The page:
Before you decide to volunteer your precious time to us, you may want to review these tips on volunteering wisely. This way you will be an informed volunteer so you can make the most of the time that you can give to us.
- Research the causes or issues important to you
- Consider the skills you have to offer
- Would you like to learn something new?
- Combine your goals
- Do not over-commit your schedule
- Nonprofits may have questions, too
- Consider volunteering as a family
- Is there an interest in “Virtual volunteering?”
- Give voice to your heart through your giving and volunteering!
You can read more in the article from at http://www.raisingamillionaire.com/giving_back/tipsOnVolunteeringWisely.htm )
Here are some proven health benefits of volunteering as given in this article (http://www.nationalservice.gov/pdf/07_0506_hbr.pdf)
- Research demonstrates that volunteering leads to better health and that older volunteers are the most likely to receive physical and mental health benefits from their volunteer activities.
- Volunteer activities can strengthen the social ties that protect individuals from isolation during difficult times, while the experience of helping others leads to a sense of greater self-worth and trust.
- Older individuals who volunteer demonstrate greater health benefits than do younger volunteers, due in part to the fact that volunteer activities by older individuals are more likely to provide them with a purposeful social role.
- A second study found that, in general, volunteers report greater life satisfaction and better physical health than non-volunteers do, and their life satisfaction and physical health improves at a greater rate as a result of volunteering. At the same time, older volunteers experience greater increases in life satisfaction and greater positive changes in their perceived health as a result of their volunteer activities than younger volunteers do. (Van Willigen, 2000)
- Those who engage in volunteer activities are less likely to suffer from ill health later in life and may be introduced into a positive reinforcing cycle of good health and future volunteering.
- Even when controlling for other factors such as age, health, and gender, research has found that when individuals volunteer, they are more likely to live longer.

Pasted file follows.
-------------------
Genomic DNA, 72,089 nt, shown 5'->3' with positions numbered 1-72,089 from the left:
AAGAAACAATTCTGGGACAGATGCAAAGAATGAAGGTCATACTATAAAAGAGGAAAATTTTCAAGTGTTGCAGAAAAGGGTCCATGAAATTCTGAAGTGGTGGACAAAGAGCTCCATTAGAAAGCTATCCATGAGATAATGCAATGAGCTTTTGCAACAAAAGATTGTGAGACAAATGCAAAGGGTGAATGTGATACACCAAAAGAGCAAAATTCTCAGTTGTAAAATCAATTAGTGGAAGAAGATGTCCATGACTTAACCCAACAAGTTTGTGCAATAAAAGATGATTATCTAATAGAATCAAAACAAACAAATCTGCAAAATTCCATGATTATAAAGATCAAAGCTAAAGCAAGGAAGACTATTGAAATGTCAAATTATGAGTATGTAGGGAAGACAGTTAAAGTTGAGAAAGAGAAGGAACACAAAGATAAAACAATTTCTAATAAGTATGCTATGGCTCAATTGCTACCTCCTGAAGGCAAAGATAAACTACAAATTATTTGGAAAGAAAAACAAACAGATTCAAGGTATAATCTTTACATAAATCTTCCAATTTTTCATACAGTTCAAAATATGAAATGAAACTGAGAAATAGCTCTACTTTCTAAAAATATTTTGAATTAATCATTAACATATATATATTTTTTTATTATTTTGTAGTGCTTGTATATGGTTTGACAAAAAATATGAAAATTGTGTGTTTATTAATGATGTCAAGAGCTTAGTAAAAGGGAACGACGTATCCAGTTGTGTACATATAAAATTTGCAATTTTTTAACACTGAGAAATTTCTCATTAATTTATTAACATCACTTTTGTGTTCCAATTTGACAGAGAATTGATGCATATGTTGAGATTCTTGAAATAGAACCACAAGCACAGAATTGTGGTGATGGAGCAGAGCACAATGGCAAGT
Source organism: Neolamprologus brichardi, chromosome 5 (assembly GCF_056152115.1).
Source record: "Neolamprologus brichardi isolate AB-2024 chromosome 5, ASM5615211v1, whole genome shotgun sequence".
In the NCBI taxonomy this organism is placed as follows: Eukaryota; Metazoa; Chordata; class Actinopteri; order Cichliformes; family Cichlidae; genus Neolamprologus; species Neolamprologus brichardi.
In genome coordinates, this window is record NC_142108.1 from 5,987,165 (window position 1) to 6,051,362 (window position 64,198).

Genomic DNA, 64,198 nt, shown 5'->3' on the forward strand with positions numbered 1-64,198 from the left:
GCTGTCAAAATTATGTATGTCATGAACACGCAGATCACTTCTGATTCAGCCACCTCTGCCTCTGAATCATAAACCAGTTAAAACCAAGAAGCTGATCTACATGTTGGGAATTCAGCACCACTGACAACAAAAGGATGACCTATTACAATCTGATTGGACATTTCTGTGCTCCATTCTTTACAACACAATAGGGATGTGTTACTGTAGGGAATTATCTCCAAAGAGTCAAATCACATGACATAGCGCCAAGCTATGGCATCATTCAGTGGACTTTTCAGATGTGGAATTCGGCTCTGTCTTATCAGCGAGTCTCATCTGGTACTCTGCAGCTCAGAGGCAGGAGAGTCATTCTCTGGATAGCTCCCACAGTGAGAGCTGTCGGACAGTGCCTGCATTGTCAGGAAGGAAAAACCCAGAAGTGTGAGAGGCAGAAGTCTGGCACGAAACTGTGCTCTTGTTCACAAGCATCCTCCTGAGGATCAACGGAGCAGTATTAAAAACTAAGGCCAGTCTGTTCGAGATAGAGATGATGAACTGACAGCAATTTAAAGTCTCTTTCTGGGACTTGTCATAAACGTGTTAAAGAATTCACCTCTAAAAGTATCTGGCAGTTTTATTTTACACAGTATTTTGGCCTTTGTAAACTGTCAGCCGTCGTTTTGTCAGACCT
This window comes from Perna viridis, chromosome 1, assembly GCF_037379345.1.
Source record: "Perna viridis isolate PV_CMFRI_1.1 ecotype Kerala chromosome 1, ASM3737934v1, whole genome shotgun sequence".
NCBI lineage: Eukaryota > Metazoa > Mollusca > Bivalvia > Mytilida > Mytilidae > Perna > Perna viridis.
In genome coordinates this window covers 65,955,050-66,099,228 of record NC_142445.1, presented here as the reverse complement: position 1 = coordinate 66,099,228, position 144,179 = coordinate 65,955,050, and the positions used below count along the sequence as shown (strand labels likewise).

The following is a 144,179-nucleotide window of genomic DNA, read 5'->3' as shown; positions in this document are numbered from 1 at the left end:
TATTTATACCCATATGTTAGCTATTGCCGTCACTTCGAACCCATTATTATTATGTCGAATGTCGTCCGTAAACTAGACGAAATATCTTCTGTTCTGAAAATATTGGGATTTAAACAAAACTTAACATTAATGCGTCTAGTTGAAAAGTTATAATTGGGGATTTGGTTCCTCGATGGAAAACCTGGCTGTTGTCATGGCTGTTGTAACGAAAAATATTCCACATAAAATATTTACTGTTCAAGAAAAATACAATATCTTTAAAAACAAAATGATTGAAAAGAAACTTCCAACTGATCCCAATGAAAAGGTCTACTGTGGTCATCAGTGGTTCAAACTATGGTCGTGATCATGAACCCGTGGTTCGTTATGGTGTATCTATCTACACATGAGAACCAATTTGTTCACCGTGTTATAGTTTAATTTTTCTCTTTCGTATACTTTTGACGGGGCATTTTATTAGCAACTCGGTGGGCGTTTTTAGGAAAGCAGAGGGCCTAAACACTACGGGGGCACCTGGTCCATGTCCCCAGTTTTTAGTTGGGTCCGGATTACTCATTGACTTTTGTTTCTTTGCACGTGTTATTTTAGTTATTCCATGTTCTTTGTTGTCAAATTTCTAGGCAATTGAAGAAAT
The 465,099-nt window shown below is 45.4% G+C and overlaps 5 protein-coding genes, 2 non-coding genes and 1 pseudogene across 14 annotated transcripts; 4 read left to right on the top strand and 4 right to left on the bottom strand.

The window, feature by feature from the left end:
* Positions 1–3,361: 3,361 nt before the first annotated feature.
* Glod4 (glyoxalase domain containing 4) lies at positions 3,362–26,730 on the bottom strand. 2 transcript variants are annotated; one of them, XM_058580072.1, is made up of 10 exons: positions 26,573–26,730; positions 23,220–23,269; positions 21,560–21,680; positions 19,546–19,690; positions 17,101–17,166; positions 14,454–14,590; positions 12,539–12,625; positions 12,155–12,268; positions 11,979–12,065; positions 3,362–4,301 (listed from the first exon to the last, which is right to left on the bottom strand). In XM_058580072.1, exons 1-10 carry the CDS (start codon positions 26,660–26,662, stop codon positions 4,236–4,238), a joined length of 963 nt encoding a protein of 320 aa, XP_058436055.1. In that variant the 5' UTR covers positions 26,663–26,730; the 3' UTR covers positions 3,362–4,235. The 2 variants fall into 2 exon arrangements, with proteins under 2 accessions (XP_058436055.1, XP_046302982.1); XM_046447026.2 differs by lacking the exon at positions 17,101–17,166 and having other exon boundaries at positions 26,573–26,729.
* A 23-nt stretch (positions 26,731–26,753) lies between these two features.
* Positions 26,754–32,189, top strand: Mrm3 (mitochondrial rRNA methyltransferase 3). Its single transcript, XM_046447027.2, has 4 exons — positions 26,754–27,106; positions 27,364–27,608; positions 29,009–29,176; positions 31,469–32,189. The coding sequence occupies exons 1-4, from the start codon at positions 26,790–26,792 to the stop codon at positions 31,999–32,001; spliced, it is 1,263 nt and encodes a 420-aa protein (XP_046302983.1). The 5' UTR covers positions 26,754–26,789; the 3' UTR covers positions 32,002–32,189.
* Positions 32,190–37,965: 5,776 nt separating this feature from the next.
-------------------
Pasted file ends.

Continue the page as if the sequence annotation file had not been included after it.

- Individuals must meet a “volunteering threshold” in order to receive the positive health outcomes from volunteering; that is, they need to commit a considerable amount of time–or at least one or two hours a week–to volunteer activities.
Although we cannot deduct the value of our time as volunteers, we can deduct our mileage at a rate of $0.14 per mile. This includes any trips including business on behalf of HODRRM from going to a volunteer opportunity to picking up materials to complete a project. As long as it is on behalf of HODRRM (we qualify as per Section 501(c)(3) of the Internal Revenue Code), those miles can be deducted from your taxes.
If you travel away from home in connection with your work with us, you can deduct your costs if they are properly documented, non-lobbying, are reasonable in amount, and there is no significant degree of personal pleasure, recreation or vacation to the travel.
Deductible expenses are similar to those that you can claim as a taxpayer making a similar trip for business purposes, including out-of-pocket costs for lodging, meals, round-trip travel, taxi fares, and other transportation costs. There is, however, one important exception: if you travel away from home overnight for HODRRM, it is not subject to the 50% limit that applies to business meals, but may deduct 100% of meal costs.
For a lot more information than you probably want or need, you can always refer to IRS Publication 526 Ð Charitable Contributions, available on the Internet at www.irs.gov (http://www.irs.gov/pub/irs-pdf/p526.pdf )
Be sure to consult an accountant to maximize your tax benefit